Here’s the latest reader question, along with my reply!
Charlie asks: Almost every new car seems to come with a CVT transmission as the one and only choice. I have never liked them and have heard they’re both fragile and expensive. Why are CVTs becoming so common and would you buy one?
My reply: Continuously variable (CVT) transmissions are becoming hard to avoid – chiefly because it is hard to avoid the government. Which has pushed mandatory MPG minimums (i.e., Corporate Average Fuel Efficiency standards) so high – the minimum average (not highway) is currently 35 MPG – before “gas guzzler” taxes are applied, driving up the price of the car and making it harder to sell.
So the car companies resort to any technology which increases the MPGs, even if only slightly. The CVT is one such technology. It can increase a car’s mileage by about 3 MPG overall vs. an automatic with fixed gears by continuously varying the effective drive ratio for the speed/load – by altering the diameter of a band/pulley system.
A regular automatic’s fixed gears are not exactly right for every condition; the transmission has to “step up” and “step down” to get close to the right ratio.
CVTs are more compact, making them ideal for FWD applications. But they are noisy compared with regular automatics and some people dislike the “shift-less” operation. They don’t seem to be as long-term reliable as most automatics, especially the automatics of the Pre-Insane Era (roughly, 2010 and before) which had five or six speeds rather than eight, nine or even ten – as now.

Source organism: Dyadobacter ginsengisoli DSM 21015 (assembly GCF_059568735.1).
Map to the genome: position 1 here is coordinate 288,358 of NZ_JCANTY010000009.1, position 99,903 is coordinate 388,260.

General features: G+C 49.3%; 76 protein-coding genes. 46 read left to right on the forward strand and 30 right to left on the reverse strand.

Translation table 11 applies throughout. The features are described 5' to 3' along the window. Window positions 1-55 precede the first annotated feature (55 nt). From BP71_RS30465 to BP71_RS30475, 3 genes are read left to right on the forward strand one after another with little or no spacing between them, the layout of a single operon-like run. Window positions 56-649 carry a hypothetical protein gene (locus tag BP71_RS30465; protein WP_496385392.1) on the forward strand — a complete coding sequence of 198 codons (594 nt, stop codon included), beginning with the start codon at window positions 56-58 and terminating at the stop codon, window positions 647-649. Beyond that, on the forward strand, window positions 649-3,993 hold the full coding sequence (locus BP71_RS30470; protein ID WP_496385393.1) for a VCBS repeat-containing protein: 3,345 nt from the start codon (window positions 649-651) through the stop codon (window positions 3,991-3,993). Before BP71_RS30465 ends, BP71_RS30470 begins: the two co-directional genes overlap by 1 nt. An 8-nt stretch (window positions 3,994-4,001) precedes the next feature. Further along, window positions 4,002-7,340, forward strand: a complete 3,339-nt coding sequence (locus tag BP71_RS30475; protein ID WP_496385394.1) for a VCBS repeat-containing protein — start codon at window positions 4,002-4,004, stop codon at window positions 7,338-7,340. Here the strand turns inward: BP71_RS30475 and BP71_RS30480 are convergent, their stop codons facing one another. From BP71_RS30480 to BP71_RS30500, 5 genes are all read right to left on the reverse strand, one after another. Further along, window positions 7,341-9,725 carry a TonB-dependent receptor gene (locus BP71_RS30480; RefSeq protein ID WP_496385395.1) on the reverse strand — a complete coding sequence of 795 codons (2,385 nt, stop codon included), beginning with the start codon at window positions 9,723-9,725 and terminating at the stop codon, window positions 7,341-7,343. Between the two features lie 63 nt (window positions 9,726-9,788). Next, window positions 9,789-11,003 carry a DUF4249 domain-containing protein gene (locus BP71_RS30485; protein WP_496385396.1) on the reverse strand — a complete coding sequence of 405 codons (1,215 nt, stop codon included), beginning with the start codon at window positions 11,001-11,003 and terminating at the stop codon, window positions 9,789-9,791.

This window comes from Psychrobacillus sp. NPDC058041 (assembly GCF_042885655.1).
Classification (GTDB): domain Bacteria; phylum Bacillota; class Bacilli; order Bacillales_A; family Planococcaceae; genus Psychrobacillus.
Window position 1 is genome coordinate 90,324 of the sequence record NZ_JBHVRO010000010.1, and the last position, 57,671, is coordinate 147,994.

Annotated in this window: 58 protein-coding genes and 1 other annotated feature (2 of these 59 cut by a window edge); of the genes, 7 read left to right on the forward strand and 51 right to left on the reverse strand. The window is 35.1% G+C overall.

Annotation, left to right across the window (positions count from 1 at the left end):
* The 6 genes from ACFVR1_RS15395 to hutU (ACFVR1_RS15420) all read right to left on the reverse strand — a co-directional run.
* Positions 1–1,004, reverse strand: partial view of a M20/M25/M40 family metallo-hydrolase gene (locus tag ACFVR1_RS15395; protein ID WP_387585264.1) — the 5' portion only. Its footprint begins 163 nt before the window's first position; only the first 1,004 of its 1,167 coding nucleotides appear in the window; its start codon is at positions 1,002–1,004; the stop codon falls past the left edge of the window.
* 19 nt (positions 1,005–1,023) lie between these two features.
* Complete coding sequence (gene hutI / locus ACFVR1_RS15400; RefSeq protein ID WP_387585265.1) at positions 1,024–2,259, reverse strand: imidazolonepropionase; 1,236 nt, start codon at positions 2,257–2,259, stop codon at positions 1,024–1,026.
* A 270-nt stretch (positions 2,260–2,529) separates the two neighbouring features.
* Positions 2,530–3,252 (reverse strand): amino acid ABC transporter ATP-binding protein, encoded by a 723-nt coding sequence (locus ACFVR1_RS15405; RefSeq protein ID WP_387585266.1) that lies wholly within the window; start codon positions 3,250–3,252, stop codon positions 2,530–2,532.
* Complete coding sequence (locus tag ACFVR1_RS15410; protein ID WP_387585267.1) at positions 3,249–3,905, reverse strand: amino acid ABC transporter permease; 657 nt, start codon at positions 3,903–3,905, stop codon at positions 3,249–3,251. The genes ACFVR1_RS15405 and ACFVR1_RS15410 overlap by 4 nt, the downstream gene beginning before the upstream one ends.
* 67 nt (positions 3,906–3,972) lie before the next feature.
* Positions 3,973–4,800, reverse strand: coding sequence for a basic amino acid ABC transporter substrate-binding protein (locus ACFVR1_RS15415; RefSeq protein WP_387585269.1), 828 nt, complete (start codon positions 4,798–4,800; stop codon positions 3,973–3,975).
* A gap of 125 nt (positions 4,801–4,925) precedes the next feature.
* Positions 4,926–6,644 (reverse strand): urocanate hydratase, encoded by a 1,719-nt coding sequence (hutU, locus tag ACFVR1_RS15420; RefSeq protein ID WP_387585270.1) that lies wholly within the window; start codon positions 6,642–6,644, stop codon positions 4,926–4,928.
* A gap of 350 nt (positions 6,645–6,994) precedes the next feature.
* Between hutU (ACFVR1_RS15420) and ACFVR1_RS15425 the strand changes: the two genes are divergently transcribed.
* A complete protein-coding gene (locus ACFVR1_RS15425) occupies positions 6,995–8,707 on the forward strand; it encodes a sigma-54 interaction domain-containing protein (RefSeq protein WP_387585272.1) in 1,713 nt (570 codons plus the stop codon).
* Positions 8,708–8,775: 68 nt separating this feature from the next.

And they’re generally not serviceable when they fail – which is why they’re expensive. You replace the whole thing.
I personally would not buy one for these reasons. But it’s getting hard to exercise that choice – without buying an older car. The good news there is you can also avoid ASS and driver “assistance” technology, too!
. . .
Got a question about cars, Libertarian politics – or anything else? Click on the “ask Eric” link and send ’em in!
If you like what you’ve found here please consider supporting EPautos.
PS: Get an EPautos magnet (pictured below) in return for a $20 or more one-time donation or a $10 or more monthly recurring donation. (Please be sure to tell us you want a sticker – and also, provide an address, so we know where to mail the thing!)
My latest eBook is also available for your favorite price – free! Click here. If that fails, email me at EPeters952@yahoo.com and I will send you a copy directly!